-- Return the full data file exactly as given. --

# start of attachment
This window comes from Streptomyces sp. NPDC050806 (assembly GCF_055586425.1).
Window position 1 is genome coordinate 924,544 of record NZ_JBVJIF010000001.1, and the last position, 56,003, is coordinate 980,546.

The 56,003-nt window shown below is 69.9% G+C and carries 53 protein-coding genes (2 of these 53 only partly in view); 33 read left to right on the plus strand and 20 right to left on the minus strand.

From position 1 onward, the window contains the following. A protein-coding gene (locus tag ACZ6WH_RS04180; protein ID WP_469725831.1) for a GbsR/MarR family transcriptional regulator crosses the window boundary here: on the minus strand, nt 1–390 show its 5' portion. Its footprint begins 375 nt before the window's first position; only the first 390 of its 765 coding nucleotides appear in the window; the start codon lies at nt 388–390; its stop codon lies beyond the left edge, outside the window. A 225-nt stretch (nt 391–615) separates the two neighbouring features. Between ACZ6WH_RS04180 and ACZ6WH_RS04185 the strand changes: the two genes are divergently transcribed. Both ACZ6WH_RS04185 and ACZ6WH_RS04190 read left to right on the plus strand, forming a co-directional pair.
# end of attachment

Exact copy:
This window comes from Streptomyces sp. NPDC050806 (assembly GCF_055586425.1).
Window position 1 is genome coordinate 924,544 of record NZ_JBVJIF010000001.1, and the last position, 56,003, is coordinate 980,546.

The 56,003-nt window shown below is 69.9% G+C and carries 53 protein-coding genes (2 of these 53 only partly in view); 33 read left to right on the plus strand and 20 right to left on the minus strand.

From position 1 onward, the window contains the following. A protein-coding gene (locus tag ACZ6WH_RS04180; protein ID WP_469725831.1) for a GbsR/MarR family transcriptional regulator crosses the window boundary here: on the minus strand, nt 1–390 show its 5' portion. Its footprint begins 375 nt before the window's first position; only the first 390 of its 765 coding nucleotides appear in the window; the start codon lies at nt 388–390; its stop codon lies beyond the left edge, outside the window. A 225-nt stretch (nt 391–615) separates the two neighbouring features. Between ACZ6WH_RS04180 and ACZ6WH_RS04185 the strand changes: the two genes are divergently transcribed. Both ACZ6WH_RS04185 and ACZ6WH_RS04190 read left to right on the plus strand, forming a co-directional pair.